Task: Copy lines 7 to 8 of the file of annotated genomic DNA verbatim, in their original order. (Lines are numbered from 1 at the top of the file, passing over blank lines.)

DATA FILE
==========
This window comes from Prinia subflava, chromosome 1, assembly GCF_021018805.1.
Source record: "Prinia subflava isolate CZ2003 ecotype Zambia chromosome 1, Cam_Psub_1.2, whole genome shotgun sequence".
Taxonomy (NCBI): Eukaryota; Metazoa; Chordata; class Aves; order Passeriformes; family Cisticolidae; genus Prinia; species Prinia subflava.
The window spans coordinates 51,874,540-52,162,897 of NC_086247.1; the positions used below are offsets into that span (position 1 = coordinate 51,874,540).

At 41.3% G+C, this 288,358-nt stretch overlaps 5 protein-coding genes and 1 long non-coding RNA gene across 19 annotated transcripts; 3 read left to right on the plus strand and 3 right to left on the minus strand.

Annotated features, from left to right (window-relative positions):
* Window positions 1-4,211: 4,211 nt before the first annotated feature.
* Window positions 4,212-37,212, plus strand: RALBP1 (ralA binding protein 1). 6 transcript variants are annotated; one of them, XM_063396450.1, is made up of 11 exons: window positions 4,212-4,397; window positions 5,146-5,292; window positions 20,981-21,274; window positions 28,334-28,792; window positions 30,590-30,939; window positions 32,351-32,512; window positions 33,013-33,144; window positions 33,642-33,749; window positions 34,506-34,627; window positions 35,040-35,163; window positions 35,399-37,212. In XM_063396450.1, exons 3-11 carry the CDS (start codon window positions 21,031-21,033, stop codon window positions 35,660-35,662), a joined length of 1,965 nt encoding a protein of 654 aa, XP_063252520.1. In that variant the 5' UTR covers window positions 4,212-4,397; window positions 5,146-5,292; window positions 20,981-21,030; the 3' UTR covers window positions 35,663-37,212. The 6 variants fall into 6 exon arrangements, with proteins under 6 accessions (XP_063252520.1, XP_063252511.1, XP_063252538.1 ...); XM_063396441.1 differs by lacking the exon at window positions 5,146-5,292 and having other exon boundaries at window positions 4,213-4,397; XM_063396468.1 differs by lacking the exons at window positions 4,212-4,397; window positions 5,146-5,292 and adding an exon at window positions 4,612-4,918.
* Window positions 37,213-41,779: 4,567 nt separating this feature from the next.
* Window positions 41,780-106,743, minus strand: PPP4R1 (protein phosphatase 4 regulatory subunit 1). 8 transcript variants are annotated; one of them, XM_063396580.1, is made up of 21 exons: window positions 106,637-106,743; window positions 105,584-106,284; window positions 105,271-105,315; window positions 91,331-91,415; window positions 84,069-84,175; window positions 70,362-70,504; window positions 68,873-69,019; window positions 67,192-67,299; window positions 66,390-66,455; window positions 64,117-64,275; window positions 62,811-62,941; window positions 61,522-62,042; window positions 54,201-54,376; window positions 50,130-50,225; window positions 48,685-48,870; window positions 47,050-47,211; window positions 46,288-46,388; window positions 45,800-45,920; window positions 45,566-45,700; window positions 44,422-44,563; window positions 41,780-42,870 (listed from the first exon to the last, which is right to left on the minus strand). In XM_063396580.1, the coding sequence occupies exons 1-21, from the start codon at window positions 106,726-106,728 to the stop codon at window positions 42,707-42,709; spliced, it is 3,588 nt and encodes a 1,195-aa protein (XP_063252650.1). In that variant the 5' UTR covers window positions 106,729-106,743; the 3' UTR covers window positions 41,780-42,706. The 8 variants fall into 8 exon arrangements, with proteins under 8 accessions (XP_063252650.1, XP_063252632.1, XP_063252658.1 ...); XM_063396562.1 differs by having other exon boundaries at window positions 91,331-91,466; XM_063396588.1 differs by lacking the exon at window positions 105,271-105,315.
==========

* Window positions 1-4,211: 4,211 nt before the first annotated feature.
* Window positions 4,212-37,212, plus strand: RALBP1 (ralA binding protein 1). 6 transcript variants are annotated; one of them, XM_063396450.1, is made up of 11 exons: window positions 4,212-4,397; window positions 5,146-5,292; window positions 20,981-21,274; window positions 28,334-28,792; window positions 30,590-30,939; window positions 32,351-32,512; window positions 33,013-33,144; window positions 33,642-33,749; window positions 34,506-34,627; window positions 35,040-35,163; window positions 35,399-37,212. In XM_063396450.1, exons 3-11 carry the CDS (start codon window positions 21,031-21,033, stop codon window positions 35,660-35,662), a joined length of 1,965 nt encoding a protein of 654 aa, XP_063252520.1. In that variant the 5' UTR covers window positions 4,212-4,397; window positions 5,146-5,292; window positions 20,981-21,030; the 3' UTR covers window positions 35,663-37,212. The 6 variants fall into 6 exon arrangements, with proteins under 6 accessions (XP_063252520.1, XP_063252511.1, XP_063252538.1 ...); XM_063396441.1 differs by lacking the exon at window positions 5,146-5,292 and having other exon boundaries at window positions 4,213-4,397; XM_063396468.1 differs by lacking the exons at window positions 4,212-4,397; window positions 5,146-5,292 and adding an exon at window positions 4,612-4,918.